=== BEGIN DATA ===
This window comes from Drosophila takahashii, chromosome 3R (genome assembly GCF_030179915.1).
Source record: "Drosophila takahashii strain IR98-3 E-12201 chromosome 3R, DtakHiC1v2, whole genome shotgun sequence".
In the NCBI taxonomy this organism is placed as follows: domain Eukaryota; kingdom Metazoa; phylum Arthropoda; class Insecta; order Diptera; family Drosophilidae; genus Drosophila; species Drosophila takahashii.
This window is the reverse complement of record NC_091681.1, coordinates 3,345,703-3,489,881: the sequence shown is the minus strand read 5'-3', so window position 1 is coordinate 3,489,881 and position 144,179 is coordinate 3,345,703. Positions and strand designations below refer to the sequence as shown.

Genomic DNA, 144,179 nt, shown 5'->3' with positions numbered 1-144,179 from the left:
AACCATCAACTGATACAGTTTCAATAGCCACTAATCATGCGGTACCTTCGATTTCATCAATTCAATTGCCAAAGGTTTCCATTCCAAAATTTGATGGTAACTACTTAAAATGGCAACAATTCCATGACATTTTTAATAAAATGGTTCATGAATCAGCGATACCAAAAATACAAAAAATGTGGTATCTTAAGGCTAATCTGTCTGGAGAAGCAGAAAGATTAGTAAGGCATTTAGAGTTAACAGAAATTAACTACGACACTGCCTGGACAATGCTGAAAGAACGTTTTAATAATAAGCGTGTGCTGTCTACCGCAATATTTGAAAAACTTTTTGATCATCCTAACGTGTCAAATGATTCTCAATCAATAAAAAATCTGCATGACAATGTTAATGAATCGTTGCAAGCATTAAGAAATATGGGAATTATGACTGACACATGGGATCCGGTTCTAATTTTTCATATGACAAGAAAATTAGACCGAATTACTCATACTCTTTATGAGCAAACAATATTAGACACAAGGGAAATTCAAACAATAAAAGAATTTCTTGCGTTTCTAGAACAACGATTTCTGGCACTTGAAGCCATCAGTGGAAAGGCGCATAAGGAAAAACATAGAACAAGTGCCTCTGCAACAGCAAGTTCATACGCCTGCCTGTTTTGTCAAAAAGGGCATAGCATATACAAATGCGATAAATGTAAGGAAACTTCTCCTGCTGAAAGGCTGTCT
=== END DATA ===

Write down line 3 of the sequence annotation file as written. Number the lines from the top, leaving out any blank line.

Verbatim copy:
In the NCBI taxonomy this organism is placed as follows: domain Eukaryota; kingdom Metazoa; phylum Arthropoda; class Insecta; order Diptera; family Drosophilidae; genus Drosophila; species Drosophila takahashii.